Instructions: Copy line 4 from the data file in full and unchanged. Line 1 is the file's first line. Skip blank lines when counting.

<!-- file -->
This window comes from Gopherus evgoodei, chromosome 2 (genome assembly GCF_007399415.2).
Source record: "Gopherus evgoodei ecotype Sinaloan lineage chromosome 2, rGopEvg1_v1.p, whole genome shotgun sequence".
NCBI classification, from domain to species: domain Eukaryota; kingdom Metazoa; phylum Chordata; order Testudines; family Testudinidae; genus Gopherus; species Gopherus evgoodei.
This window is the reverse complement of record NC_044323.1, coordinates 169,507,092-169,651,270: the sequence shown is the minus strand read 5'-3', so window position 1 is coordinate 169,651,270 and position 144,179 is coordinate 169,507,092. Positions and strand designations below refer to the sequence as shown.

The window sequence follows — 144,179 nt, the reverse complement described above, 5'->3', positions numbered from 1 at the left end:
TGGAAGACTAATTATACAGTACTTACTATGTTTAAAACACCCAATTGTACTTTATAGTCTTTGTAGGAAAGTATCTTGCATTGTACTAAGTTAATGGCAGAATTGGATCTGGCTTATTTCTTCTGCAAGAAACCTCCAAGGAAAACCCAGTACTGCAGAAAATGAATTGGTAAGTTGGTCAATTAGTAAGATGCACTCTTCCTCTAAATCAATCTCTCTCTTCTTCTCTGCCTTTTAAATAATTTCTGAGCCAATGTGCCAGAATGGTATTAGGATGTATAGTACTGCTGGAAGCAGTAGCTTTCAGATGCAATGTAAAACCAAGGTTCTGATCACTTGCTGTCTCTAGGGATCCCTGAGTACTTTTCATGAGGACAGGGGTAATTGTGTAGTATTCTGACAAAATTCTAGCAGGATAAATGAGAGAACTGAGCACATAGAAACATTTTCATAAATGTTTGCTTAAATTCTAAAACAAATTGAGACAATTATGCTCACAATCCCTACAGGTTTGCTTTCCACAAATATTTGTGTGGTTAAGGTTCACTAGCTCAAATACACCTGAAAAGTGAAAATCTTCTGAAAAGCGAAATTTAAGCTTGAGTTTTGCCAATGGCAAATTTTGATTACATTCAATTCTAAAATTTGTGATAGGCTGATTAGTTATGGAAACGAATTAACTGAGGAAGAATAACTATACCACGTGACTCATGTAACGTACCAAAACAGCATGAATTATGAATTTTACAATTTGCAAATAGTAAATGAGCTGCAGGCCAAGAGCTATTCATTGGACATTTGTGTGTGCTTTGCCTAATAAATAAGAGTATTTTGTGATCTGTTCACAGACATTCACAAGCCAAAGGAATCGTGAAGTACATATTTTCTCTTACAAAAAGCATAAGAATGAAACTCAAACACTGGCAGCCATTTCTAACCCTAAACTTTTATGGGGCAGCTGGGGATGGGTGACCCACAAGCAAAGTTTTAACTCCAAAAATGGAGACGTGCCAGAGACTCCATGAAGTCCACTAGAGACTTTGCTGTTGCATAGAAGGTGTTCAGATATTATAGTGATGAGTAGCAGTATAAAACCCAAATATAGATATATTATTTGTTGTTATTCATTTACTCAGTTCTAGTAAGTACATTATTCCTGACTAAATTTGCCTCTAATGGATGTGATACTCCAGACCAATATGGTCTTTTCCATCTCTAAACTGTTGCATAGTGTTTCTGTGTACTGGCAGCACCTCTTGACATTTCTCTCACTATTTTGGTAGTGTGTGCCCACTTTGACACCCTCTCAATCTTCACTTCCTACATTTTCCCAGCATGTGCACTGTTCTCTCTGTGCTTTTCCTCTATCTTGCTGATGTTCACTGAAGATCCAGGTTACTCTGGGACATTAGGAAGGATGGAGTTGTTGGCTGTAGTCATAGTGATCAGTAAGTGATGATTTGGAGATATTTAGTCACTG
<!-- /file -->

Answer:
This window is the reverse complement of record NC_044323.1, coordinates 169,507,092-169,651,270: the sequence shown is the minus strand read 5'-3', so window position 1 is coordinate 169,651,270 and position 144,179 is coordinate 169,507,092. Positions and strand designations below refer to the sequence as shown.